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This post was originally asking to solve a different issue with this node setup (gaps in between stacked GN objects), but as that issue has been solved by myself, the question has been edited, with permission by a Moderator (see comments below) to focus on stacking objects within a collection.


TL:DR - How can I find the scale of a random object in a geometry nodes collection node to stack those objects?

I'm attempting to create a lightweight skyscraper generator to use for a scene. Which I intend to use different collections of various meshes to make up the bottom, middle, and top sections to make modular buildings. With each piece sitting neatly on top of each other without any gaps.

The idea being, for each building, it'll pick a single base from the collection, a single middle (arrayed to a random height), and put a top on it.

It's important to note that the middle section isn't made up of random elements from the collection stacked upon each other, rather that one object is randomly chosen from the "middle" collection and arrayed to make the main body of the building. See the image below for what I mean

Example

Essentially, I'm making the array modifier using the start and end caps option, but the objects used in the array are random.

I've arrived at some kind of solution, though it's not exactly what I need just yet. I can get objects in an array, with a start and end cap, and even offset the middle and top sections depending on the size of the base. However, it's currently only working with single objects, and not collections.

["Middle" section of the image below] I take a mesh line, and use the Z-height of the middle object's bounding box to offset the points using an "Accumulate Field" node. Then I instance the middle object. By subtracting "1" from the bounding box's Z output, this stacks the sections without gaps, no matter how tall the object is.

["Base" section of the image below] Using another mesh line, I instance the base of the building.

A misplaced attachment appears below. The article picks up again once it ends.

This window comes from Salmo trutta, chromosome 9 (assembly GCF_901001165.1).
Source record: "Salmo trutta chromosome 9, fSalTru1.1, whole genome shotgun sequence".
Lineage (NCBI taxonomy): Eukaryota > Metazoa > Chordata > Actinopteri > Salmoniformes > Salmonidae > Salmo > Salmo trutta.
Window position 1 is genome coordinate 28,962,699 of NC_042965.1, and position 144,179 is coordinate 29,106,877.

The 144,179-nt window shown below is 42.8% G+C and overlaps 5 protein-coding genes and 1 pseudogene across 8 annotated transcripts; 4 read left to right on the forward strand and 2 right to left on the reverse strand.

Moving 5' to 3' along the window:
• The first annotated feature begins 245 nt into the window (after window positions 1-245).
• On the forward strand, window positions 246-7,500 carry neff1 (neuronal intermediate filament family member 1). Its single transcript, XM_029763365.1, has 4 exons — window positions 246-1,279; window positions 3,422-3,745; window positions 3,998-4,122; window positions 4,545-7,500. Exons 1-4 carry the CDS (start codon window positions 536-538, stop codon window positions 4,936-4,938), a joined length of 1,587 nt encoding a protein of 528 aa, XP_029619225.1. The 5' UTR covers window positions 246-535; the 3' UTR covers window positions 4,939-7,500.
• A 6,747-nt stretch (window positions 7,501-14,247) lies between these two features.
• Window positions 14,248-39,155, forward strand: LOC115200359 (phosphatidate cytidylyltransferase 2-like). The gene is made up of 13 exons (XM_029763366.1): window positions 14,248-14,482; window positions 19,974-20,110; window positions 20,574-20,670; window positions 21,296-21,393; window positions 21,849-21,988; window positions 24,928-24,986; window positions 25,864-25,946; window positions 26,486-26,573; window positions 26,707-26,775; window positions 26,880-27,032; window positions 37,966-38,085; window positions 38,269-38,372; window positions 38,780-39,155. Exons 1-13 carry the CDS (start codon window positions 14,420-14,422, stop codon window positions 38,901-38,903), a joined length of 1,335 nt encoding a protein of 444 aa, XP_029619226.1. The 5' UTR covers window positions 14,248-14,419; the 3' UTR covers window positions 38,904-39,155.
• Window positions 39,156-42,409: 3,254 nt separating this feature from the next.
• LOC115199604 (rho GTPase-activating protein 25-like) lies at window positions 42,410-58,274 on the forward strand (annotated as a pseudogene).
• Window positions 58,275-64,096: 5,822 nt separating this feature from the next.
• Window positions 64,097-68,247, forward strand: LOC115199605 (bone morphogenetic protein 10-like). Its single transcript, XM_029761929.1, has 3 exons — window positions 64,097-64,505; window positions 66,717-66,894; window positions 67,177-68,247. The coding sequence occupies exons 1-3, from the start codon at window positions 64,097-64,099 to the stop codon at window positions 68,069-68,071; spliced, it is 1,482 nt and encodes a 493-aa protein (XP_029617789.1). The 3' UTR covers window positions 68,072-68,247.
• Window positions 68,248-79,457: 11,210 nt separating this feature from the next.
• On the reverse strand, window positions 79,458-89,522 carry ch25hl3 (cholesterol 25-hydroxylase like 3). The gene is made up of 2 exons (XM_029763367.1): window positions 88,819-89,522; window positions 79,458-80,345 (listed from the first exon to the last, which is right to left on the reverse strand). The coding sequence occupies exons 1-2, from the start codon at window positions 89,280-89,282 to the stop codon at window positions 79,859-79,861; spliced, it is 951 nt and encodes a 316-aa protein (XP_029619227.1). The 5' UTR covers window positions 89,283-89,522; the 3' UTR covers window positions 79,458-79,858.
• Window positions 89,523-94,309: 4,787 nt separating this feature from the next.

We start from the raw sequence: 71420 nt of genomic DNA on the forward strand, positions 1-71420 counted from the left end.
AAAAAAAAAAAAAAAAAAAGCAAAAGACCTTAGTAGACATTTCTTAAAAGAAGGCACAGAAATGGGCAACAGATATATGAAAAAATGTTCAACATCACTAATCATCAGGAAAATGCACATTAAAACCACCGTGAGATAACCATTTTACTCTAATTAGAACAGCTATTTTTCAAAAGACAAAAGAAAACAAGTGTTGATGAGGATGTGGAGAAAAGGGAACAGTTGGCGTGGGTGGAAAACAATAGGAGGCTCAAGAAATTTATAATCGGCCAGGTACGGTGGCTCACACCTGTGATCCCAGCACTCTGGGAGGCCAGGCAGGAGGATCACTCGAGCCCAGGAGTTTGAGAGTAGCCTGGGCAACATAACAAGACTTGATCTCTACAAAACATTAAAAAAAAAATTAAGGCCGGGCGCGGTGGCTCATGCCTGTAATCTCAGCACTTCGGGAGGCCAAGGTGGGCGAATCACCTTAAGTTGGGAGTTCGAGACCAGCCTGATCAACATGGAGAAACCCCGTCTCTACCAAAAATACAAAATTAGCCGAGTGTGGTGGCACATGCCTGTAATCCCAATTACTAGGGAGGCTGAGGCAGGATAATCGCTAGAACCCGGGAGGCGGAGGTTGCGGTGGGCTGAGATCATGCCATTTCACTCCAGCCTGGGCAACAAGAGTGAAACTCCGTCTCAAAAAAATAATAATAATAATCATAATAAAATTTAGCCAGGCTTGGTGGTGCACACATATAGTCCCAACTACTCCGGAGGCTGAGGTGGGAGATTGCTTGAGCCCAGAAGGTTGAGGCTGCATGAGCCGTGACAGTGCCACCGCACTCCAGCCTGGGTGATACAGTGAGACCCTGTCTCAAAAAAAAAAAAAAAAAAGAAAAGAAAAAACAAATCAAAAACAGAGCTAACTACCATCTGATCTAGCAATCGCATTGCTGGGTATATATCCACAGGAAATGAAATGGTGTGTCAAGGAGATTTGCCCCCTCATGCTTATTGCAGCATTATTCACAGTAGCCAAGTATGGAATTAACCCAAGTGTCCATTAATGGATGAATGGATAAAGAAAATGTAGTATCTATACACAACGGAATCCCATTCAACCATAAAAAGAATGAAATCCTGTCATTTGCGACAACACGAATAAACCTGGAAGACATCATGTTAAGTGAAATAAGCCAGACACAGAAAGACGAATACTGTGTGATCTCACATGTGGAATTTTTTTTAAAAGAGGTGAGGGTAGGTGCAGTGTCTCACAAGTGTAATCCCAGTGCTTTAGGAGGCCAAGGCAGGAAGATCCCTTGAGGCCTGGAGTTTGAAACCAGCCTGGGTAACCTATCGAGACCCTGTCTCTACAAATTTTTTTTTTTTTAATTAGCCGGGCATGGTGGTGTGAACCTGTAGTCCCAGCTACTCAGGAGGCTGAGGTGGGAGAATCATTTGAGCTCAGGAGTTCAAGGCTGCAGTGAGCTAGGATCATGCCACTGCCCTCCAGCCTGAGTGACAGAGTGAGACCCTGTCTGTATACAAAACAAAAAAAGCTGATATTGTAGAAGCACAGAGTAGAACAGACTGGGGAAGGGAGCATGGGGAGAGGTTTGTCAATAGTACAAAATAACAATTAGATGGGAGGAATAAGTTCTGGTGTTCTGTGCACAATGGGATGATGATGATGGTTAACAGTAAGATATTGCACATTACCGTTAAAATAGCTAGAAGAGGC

[Top section of the image below] I use a "points" node to instance the top cap. By finding the z-height of a single section of the middle (using a similar method as before, without the subtract), then multiplying by the amount of segments the middle's "mesh line" has (currently they're driven by random values), I can offset the top cap to place it above the middle section, no matter how high it is.

["Base offset" section of the image below] Finally, I offset the middle and top sections by the height of the base.

Example of Node setup

All in all, it works great when I plug single objects into the setup for the base/middle/top sections. However, as I'd like the buildings to be random, I need to use collections, which is where my issue lies.

Unlike the "Object Info" node, Collections lack a "scale" output, which means I can't plug it into my Bounding Box group to find out how tall a given element is. If I can't find that out, I can't offset any of the pieces, and it won't make a building.

To put it into simple terms, I need to find out how tall a given element in a collection is so I can offset them.

In a perfect world, I'd want this to work without using the "realize instances" node, since as far as I understand, it turns the mesh into "real" geometry, and can (and probably will) tank performance using this generator on the scale of an entire city. At least more so than keeping everything in "instance land".

Here's a Blend file with the current node setup.

Please know that my knowledge of geo nodes is pretty limited, and I'm stretching my ability to do even this.

Thanks in advance!

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  • $\begingroup$ Maybe Accumulate Field would point the way to a general method, here? $\endgroup$
    – Robin Betts
    Mar 2 at 8:58
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    $\begingroup$ From my searching, it seems like what I need, but I've got no clue how to use it in this context. As mentioned in the post, I'm pretty much a beginner with GN, and while I'm picking things up slowly it's all still pretty arcane to me. $\endgroup$